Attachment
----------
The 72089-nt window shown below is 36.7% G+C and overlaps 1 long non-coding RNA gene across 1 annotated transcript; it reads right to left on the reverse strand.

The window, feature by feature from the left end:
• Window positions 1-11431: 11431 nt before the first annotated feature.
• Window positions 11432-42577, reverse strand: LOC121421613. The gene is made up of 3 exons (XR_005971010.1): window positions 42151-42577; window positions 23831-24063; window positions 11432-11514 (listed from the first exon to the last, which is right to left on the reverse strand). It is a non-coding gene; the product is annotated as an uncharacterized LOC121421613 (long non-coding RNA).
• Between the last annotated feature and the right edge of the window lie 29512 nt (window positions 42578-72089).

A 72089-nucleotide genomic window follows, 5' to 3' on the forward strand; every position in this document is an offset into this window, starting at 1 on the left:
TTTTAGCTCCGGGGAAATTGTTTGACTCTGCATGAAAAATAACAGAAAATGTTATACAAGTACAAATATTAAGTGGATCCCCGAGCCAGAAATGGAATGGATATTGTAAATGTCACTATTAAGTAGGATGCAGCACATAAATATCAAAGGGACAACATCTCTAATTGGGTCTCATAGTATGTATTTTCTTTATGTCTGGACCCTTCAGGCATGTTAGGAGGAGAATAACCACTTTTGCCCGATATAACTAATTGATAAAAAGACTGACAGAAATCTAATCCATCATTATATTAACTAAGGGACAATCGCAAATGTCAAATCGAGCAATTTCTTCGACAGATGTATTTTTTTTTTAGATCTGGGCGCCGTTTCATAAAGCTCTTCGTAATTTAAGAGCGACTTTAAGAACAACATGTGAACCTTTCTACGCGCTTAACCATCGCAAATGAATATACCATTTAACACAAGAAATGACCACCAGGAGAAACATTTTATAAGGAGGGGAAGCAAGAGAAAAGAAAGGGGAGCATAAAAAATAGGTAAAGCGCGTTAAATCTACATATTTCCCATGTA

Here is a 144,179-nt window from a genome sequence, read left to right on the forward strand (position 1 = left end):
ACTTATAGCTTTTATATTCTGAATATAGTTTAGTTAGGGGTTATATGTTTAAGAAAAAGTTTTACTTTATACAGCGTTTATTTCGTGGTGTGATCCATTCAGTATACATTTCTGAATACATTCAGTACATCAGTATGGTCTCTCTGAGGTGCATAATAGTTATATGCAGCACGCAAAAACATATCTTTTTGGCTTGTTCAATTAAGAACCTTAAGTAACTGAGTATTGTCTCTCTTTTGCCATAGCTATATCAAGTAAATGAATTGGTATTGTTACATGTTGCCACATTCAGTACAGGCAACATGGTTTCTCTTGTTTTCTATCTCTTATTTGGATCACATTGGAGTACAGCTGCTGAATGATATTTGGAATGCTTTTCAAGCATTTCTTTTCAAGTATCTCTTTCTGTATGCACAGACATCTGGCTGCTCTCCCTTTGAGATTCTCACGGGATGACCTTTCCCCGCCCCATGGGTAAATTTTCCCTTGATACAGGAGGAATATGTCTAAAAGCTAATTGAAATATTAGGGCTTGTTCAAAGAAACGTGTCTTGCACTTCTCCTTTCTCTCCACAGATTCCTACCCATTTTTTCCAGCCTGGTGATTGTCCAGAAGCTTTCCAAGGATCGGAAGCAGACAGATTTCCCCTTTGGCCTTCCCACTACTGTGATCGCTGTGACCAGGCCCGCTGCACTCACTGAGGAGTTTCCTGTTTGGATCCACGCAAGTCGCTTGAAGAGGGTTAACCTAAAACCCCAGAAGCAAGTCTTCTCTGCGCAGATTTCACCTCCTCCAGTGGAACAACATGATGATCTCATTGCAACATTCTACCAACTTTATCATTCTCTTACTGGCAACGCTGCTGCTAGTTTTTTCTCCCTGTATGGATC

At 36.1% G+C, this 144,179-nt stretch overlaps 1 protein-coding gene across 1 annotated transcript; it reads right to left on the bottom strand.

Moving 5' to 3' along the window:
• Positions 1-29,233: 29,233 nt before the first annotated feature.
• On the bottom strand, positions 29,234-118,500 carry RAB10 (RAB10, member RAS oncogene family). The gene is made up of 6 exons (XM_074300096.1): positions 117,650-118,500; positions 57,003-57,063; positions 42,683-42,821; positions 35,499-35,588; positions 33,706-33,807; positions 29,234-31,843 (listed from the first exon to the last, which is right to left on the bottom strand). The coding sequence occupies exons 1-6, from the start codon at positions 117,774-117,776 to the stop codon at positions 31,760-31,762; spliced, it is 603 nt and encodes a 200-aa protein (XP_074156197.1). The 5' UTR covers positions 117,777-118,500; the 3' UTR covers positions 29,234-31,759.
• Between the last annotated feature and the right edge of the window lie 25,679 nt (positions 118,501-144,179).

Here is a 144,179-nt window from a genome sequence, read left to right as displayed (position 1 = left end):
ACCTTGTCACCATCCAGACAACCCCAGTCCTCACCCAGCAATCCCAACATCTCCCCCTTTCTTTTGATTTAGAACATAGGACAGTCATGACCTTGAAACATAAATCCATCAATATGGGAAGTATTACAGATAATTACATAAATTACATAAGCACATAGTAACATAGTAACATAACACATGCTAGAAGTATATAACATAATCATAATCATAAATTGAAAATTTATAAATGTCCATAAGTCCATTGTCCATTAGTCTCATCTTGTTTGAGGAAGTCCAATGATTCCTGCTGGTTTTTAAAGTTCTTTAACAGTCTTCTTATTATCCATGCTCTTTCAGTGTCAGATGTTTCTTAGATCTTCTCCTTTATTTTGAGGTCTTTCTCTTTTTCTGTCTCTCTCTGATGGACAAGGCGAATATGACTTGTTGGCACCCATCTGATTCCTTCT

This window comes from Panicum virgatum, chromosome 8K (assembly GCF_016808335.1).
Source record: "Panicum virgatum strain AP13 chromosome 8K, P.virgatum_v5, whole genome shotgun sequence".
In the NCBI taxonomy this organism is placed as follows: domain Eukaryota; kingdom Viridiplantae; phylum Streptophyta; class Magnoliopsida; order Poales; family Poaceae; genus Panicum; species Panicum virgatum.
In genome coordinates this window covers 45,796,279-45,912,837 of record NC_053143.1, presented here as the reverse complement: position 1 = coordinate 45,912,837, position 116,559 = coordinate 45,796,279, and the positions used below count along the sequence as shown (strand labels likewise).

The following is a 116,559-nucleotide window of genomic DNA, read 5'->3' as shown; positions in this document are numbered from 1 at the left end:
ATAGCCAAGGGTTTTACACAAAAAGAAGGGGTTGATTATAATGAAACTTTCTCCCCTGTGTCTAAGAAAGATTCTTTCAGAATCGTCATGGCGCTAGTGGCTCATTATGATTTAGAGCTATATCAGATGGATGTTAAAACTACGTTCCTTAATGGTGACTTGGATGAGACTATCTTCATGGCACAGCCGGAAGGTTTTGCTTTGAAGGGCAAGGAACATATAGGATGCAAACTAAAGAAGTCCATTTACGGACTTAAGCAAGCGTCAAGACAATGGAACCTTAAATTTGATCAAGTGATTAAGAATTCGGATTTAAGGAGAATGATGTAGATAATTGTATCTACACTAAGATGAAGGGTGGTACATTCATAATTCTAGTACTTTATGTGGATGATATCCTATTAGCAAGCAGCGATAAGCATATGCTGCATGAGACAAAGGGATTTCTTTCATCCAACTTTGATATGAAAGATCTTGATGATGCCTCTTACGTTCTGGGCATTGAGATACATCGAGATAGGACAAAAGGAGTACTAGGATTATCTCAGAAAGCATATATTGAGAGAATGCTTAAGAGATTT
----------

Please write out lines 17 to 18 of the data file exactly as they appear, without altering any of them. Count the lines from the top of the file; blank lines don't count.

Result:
This window comes from Panicum virgatum, chromosome 8K (assembly GCF_016808335.1).
Source record: "Panicum virgatum strain AP13 chromosome 8K, P.virgatum_v5, whole genome shotgun sequence".